Seven acrobats who were hurt last month in a horrifying accident during a circus performance in Providence will file a lawsuit seeking compensation for their injuries, their lawyers said Tuesday.
During an emotional press conference at Spaulding Rehabilitation Hospital in Charlestown, four of the injured performers from the Ringling Bros. and Barnum & Bailey Circus fought back tears as they recounted the daily struggles they have faced to regain mobility since the May 4 accident.
“My dream was to be a star performer,” said one of the acrobats, Julissa Segrera, who, like her colleagues, spoke from a wheelchair. “Now my dream is to get up and walk.”
Lawyers for the women, Michael S. Krzak and Thomas K. Prindable of the Clifford Law Offices in Chicago, said they cannot determine who will be sued until they complete their investigation of the accident. However, Prindable said the performers cannot sue Ringling Bros. because of workers’ compensation laws.
Stephen Payne, a spokesman for Feld Entertainment, parent company of Ringling Bros., declined to comment on the performers’ decision to retain counsel and eventually file a lawsuit.
“We and everyone at Ringling Bros. definitely as a whole, continue to wish them a speedy recovery,” he said. “And we would welcome them back to the Greatest Show on Earth with open arms” if they choose to return.
A spokeswoman for the Dunkin’ Donuts Center, the site of the accident in Providence, could not be reached for comment.
During the press conference, lawyers for the acrobats said some of them may never be able to return to the circus, which they described as a dedicated, close-knit troupe that goes to great lengths to entertain audiences.
While the lawyers and acrobats declined to discuss specifics of the accident, Krzak said the performers want his firm to determine what happened, in order to prevent similar catastrophes from occurring.
“They want no stone unturned,” he said.
Eight performers, who had been hanging by their hair from umbrella-shaped rigging in a “human chandelier" act, were injured when a steel fastener gave way at the show at the Dunkin’ Donuts Center, sending the performers plummeting from the ceiling to the floor below. A ninth performer standing below was also hurt.
The lawyers and performers said Tuesday that the injured have undergone dozens of surgeries and hours of physical therapy in an effort to regain their ability to walk.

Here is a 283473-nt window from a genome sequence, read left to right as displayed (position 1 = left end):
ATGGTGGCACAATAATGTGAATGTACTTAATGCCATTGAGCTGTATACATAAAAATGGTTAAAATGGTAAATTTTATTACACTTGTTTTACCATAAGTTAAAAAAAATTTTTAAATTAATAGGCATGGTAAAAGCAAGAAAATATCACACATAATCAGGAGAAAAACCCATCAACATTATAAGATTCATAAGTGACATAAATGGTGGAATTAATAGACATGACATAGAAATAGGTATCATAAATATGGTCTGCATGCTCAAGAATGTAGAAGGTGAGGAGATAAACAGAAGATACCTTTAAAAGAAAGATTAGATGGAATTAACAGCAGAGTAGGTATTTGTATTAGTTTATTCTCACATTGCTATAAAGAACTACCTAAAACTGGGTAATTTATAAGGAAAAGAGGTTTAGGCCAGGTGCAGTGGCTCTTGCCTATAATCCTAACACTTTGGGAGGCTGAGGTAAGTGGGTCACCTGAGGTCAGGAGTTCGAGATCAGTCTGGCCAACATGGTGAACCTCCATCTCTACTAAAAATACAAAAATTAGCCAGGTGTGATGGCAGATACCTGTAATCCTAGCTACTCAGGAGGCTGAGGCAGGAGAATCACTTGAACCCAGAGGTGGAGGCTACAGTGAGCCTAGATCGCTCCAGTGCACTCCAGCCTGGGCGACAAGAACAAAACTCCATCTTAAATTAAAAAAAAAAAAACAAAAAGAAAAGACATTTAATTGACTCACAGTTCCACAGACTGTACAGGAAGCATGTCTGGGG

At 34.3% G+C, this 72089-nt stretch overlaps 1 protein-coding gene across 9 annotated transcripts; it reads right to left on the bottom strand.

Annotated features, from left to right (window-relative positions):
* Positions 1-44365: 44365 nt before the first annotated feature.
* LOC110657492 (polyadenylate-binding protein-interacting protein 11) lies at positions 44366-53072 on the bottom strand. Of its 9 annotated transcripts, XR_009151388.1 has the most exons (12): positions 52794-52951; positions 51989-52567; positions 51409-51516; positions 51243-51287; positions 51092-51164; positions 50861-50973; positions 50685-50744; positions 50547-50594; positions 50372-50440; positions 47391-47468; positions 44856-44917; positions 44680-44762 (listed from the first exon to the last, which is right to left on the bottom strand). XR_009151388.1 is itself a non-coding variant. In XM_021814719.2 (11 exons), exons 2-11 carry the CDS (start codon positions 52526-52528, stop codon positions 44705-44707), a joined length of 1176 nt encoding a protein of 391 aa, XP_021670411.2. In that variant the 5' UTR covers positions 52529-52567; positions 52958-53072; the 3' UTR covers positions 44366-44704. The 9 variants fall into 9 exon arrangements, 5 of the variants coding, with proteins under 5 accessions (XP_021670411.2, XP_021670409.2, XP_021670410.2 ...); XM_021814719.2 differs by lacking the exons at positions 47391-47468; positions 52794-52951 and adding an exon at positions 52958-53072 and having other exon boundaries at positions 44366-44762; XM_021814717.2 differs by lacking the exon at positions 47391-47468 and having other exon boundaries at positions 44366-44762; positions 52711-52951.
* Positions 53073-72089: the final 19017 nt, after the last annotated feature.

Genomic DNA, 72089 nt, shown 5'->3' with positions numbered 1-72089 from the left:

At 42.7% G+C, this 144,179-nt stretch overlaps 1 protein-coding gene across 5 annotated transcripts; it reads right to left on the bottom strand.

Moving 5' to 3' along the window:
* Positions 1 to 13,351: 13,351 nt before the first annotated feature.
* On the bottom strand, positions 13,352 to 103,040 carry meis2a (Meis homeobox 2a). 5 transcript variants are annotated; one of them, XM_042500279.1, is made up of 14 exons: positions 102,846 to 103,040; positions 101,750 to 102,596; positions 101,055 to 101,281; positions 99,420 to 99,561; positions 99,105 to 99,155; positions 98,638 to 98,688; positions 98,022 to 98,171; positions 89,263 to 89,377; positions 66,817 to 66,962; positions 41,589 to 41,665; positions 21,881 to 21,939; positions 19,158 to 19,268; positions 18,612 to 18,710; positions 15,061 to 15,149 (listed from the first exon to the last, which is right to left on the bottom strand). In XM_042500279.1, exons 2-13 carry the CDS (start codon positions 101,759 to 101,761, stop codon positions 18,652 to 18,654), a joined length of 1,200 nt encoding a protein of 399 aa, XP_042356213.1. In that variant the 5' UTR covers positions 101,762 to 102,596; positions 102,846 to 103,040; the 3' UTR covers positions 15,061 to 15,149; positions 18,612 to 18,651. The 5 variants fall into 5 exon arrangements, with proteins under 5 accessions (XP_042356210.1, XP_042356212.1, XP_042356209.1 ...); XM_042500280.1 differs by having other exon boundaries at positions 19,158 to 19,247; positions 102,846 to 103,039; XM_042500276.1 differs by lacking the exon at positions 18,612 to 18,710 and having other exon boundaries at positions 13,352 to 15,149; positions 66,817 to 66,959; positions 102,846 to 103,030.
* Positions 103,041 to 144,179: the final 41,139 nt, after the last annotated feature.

Two patients suffered severe spinal cord injuries, five had open fractures, and one had a lacerated liver.
An investigation by Providence officials found that a steel carabiner clip used to support the apparatus had failed, a Fire Department investigator told the Globe last month. The investigator said possible reasons for the failure included improper rigging, an overloaded carabiner, or a manufacturing defect.
Prindable said that potential targets in the lawsuit could include the maker of the carabiner, which he did not name.
Payne, the Feld spokesman, said the human chandelier routine has not been performed since the accident. He said all carabiners used in the show were replaced as a precaution after the accident, and the company is conducting an internal review to determine the cause of the collapse. He said the company buys the carabiners from a vendor, but he did not have the name of that contractor Tuesday night.
The performers who attended the press briefing told harrowing stories of their recovery and the prospect that some may never again work as acrobats, which has been their lifelong passion.
“I will not be able to go back [to doing] what I love to do,” said Viktoriya Medeiros, 35. She wore a neck brace and a cast on her foot. “For me, my dream is just done.”
Another performer, Dayana Costa, 26, expressed hope for a full recovery, despite having to use a wheelchair at the press conference.
“It is a very, very hard and difficult and painful recovery,” Costa said. “I believe the same God that saved me [and] my friends’ lives is the same God that is going to give us our victory.”
Svitlana Balanicheva, 22, the fourth injured performer who attended the press conference, said she and her colleagues are part of “such a wonderful family” in the circus and that performers from around the globe have reached out to offer support.
“To go through what we did is something that we never dreamed of,” she said. “Now we have nightmares about this.”
Laura Crimaldi and Martin Finucane of the Globe staff contributed to this report.